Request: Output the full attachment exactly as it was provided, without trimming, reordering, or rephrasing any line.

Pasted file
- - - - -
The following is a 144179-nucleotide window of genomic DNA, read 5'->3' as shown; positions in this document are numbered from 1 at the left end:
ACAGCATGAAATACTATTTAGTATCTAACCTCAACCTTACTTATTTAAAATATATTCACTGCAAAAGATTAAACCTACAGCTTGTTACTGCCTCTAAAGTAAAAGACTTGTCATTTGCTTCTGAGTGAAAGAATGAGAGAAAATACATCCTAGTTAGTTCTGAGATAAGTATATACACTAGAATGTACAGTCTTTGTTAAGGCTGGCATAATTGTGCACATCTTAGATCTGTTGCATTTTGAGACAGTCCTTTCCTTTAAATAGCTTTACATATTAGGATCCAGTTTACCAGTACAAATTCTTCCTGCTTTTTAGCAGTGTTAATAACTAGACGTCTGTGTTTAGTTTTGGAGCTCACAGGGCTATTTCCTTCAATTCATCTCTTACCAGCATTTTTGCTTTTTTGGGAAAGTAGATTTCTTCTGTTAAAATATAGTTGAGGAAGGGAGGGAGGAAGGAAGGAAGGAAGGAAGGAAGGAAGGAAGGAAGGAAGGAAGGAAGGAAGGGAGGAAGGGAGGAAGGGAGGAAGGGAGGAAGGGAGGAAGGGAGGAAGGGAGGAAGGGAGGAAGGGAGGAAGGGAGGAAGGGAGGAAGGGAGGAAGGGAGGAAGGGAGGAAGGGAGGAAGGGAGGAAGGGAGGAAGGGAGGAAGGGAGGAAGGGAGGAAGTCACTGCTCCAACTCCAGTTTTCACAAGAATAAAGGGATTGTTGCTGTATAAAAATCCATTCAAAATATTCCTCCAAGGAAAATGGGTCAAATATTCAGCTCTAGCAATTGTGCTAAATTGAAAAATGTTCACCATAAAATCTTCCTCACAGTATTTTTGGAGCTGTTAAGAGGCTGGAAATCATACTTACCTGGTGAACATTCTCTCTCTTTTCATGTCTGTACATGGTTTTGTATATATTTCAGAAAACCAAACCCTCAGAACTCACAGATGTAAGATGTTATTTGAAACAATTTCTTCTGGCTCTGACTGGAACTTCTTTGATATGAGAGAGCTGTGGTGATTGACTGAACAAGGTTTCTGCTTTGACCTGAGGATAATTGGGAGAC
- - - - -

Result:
The following is a 144179-nucleotide window of genomic DNA, read 5'->3' as shown; positions in this document are numbered from 1 at the left end:
ACAGCATGAAATACTATTTAGTATCTAACCTCAACCTTACTTATTTAAAATATATTCACTGCAAAAGATTAAACCTACAGCTTGTTACTGCCTCTAAAGTAAAAGACTTGTCATTTGCTTCTGAGTGAAAGAATGAGAGAAAATACATCCTAGTTAGTTCTGAGATAAGTATATACACTAGAATGTACAGTCTTTGTTAAGGCTGGCATAATTGTGCACATCTTAGATCTGTTGCATTTTGAGACAGTCCTTTCCTTTAAATAGCTTTACATATTAGGATCCAGTTTACCAGTACAAATTCTTCCTGCTTTTTAGCAGTGTTAATAACTAGACGTCTGTGTTTAGTTTTGGAGCTCACAGGGCTATTTCCTTCAATTCATCTCTTACCAGCATTTTTGCTTTTTTGGGAAAGTAGATTTCTTCTGTTAAAATATAGTTGAGGAAGGGAGGGAGGAAGGAAGGAAGGAAGGAAGGAAGGAAGGAAGGAAGGAAGGAAGGAAGGAAGGGAGGAAGGGAGGAAGGGAGGAAGGGAGGAAGGGAGGAAGGGAGGAAGGGAGGAAGGGAGGAAGGGAGGAAGGGAGGAAGGGAGGAAGGGAGGAAGGGAGGAAGGGAGGAAGGGAGGAAGGGAGGAAGGGAGGAAGGGAGGAAGGGAGGAAGGGAGGAAGTCACTGCTCCAACTCCAGTTTTCACAAGAATAAAGGGATTGTTGCTGTATAAAAATCCATTCAAAATATTCCTCCAAGGAAAATGGGTCAAATATTCAGCTCTAGCAATTGTGCTAAATTGAAAAATGTTCACCATAAAATCTTCCTCACAGTATTTTTGGAGCTGTTAAGAGGCTGGAAATCATACTTACCTGGTGAACATTCTCTCTCTTTTCATGTCTGTACATGGTTTTGTATATATTTCAGAAAACCAAACCCTCAGAACTCACAGATGTAAGATGTTATTTGAAACAATTTCTTCTGGCTCTGACTGGAACTTCTTTGATATGAGAGAGCTGTGGTGATTGACTGAACAAGGTTTCTGCTTTGACCTGAGGATAATTGGGAGAC